Illicit drug use in pregnancy is a complex social and public health problem. The consequences of drug use in pregnancy are high for both the woman and her child. Therefore, it is important to develop and evaluate effective treatments. There is evidence for the effectiveness of psychosocial interventions in drug treatment but it is unclear whether they are effective in pregnant women. This is an update of a Cochrane review originally published in 2007.
To evaluate the effectiveness of psychosocial interventions in pregnant women enrolled in illicit drug treatment programmes on birth and neonatal outcomes, on attendance and retention in treatment, as well as on maternal and neonatal drug abstinence. In short, do psychosocial interventions translate into less illicit drug use, greater abstinence, better birth outcomes, or greater clinic attendance?
We conducted the original literature search in May 2006 and performed the search update up to January 2015. For both review stages (original and update), we searched the Cochrane Drugs and Alcohol Group Trial's register (May 2006 and January 2015); the Cochrane Central Register of Trials (CENTRAL; the Cochrane Library 2015, Issue 1); PubMed (1996 to January 2015); EMBASE (1996 to January 2015); and CINAHL (1982 to January 2015).
We included randomized controlled trials comparing any psychosocial intervention vs. a control intervention that could include pharmacological treatment, such as methadone maintenance, a different psychosocial intervention, counselling, prenatal care, STD counselling and testing, transportation, or childcare.
We used standard methodological procedures expected by the Cochrane Collaboration. We performed analyses based on three comparisons: any psychosocial intervention vs. control, contingency management (CM) interventions vs. control, and motivational interviewing based (MIB) interventions vs.
In total, we included 14 studies with 1298 participants: nine studies (704 participants) compared CM vs. control, and five studies (594 participants) compared MIB interventions vs.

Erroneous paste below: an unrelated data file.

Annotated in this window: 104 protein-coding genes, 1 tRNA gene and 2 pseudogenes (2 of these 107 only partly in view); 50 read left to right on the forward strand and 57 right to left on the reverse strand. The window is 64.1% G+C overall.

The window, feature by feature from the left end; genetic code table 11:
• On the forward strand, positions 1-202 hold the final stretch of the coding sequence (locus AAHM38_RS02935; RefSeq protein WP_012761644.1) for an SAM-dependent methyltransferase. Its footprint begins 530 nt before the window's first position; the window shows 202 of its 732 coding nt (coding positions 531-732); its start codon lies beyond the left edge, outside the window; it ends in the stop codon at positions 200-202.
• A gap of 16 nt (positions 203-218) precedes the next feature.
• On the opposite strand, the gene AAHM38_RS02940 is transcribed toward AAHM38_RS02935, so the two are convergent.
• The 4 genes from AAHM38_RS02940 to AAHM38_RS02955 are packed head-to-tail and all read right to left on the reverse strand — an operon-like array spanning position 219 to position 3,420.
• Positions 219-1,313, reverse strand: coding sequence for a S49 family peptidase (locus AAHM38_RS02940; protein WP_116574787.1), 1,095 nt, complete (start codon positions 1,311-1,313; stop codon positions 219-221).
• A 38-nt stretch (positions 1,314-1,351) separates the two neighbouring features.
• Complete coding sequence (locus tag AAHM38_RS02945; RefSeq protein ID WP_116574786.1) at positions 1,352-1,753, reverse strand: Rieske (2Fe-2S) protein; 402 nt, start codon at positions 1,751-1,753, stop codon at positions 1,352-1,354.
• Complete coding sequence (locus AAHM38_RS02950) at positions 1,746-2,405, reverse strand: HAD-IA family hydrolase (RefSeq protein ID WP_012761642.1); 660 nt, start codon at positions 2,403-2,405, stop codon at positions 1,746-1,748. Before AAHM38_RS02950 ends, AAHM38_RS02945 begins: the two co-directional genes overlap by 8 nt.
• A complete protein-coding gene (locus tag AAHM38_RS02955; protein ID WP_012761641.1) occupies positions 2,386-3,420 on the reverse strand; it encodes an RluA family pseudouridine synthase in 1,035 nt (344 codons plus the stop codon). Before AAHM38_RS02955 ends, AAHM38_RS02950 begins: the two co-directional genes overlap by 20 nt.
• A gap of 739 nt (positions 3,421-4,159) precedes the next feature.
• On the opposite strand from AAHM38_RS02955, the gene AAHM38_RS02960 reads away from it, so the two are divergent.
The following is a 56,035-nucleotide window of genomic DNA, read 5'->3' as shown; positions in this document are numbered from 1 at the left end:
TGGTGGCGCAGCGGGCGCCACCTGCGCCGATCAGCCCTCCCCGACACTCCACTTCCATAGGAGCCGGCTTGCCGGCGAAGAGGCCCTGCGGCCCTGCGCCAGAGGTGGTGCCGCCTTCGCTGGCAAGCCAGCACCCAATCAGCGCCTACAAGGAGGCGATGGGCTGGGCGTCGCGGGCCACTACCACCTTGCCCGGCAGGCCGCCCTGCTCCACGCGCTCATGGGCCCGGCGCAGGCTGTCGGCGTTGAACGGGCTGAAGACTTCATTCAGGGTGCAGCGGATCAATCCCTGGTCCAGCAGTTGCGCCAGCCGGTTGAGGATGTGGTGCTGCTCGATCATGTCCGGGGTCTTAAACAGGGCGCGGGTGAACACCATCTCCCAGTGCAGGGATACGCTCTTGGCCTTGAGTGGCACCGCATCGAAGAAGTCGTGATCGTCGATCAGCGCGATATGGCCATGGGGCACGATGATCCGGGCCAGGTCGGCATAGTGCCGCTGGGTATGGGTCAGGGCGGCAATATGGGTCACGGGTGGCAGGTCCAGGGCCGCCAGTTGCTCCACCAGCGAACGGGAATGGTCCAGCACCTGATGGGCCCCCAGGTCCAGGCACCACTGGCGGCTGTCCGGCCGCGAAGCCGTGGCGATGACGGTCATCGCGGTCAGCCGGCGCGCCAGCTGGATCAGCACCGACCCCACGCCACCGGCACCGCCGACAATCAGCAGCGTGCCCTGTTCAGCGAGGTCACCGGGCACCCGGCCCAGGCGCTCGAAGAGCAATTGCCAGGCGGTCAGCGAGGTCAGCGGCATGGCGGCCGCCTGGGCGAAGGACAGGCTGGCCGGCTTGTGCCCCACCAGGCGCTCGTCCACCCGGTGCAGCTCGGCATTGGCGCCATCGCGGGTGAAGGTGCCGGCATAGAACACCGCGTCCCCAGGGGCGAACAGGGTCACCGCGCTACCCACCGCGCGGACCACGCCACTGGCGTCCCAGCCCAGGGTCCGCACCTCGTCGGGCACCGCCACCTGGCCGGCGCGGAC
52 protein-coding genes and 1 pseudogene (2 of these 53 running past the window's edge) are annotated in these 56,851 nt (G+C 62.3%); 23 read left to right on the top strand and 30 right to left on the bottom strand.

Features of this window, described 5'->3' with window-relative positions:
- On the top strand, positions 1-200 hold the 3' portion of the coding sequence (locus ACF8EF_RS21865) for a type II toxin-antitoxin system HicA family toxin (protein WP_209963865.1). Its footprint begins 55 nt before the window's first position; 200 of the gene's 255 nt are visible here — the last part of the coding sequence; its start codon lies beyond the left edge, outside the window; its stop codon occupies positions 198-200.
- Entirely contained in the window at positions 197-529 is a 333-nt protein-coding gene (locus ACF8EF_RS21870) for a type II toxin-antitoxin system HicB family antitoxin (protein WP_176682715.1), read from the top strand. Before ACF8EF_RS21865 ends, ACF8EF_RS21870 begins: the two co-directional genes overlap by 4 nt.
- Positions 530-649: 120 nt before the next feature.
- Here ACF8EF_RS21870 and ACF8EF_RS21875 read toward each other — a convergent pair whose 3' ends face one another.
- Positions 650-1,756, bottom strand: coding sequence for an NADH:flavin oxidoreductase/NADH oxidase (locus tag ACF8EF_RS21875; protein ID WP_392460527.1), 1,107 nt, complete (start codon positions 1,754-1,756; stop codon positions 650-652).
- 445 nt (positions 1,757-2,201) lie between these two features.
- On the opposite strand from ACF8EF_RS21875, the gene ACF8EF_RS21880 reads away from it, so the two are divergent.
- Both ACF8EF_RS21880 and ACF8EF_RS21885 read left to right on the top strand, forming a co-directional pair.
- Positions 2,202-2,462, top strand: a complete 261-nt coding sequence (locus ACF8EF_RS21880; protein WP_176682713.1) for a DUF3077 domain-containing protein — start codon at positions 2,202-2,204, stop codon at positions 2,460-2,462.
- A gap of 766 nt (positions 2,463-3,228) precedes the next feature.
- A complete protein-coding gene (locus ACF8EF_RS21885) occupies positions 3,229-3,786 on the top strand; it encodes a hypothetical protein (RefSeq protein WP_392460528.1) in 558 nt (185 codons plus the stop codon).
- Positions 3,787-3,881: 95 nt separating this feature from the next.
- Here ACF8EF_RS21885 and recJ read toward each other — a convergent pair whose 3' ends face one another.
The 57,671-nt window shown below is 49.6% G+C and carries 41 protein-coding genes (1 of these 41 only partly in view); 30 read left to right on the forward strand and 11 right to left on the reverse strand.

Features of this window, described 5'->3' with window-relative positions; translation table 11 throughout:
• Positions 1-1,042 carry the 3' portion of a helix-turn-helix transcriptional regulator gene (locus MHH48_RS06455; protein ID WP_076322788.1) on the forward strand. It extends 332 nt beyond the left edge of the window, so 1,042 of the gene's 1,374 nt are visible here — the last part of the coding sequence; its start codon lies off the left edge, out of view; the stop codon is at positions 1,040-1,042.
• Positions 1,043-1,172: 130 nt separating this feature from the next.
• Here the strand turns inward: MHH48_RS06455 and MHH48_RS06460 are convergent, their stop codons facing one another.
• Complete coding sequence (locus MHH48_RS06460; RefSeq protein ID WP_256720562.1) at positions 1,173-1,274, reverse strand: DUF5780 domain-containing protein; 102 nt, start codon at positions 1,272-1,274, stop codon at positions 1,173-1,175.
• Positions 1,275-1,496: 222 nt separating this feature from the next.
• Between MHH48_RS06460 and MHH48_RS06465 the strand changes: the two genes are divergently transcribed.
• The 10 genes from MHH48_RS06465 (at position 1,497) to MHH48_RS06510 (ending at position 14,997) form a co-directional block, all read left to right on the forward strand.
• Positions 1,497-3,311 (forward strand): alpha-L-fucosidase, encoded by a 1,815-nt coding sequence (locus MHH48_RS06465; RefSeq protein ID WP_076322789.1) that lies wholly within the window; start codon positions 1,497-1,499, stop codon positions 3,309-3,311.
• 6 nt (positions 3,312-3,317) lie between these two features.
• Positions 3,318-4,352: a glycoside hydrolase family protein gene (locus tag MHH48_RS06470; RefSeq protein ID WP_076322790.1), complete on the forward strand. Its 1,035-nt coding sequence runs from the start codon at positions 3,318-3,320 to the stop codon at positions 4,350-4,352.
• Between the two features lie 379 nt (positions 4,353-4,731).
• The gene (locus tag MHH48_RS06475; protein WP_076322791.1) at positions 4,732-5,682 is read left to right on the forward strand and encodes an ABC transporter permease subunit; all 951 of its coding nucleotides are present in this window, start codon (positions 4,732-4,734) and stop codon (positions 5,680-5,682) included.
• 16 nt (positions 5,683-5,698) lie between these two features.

We did not find any studies that assessed other types of psychosocial interventions. For the most part, it was unclear if included studies adequately controlled for biases within their studies as such information was not often reported. We assessed risk of bias in the included studies relating to participant selection, allocation concealment, personnel and outcome assessor blinding, and attrition.The included trials rarely captured maternal and neonatal outcomes. For studies that did measure such outcomes, no difference was observed in pre-term birth rates (RR 0.71, 95% confidence interval (CI) 0.34 to 1.51; three trials, 264 participants, moderate quality evidence), maternal toxicity at delivery (RR 1.18, 95% CI 0.52 to 2.65; two trials, 217 participants, moderate quality evidence), or low birth weight (RR 0.72, 95% CI 0.36 to 1.43; one trial, 160 participants, moderate quality evidence). However, the results did show that neonates remained in hospital for fewer days after delivery in CM intervention groups (RR -1.27, 95% CI -2.52 to -0.03; two trials, 103 participants, moderate quality evidence). There were no differences observed at the end of studies in retention or abstinence (as assessed by positive drug test at the end of treatment) in any psychosocial intervention group compared to control (Retention: RR 0.99, 95% CI 0.93 to 1.06, nine trials, 743 participants, low quality evidence; and Abstinence: RR 1.14, 95% CI 0.75 to 1.73, three trials, 367 participants, low quality evidence). These results held for both CM and MIB combined. Overall, the quality of the evidence was low to moderate.
The present evidence suggests that there is no difference in treatment outcomes to address drug use in pregnant women with use of psychosocial interventions, when taken in the presence of other comprehensive care options. However, few studies evaluated obstetrical or neonatal outcomes and rarely did so in a systematic way, making it difficult to assess the effect of psychosocial interventions on these clinically important outcomes. It is important to develop a better evidence base to evaluate psychosocial modalities of treatment in this important population.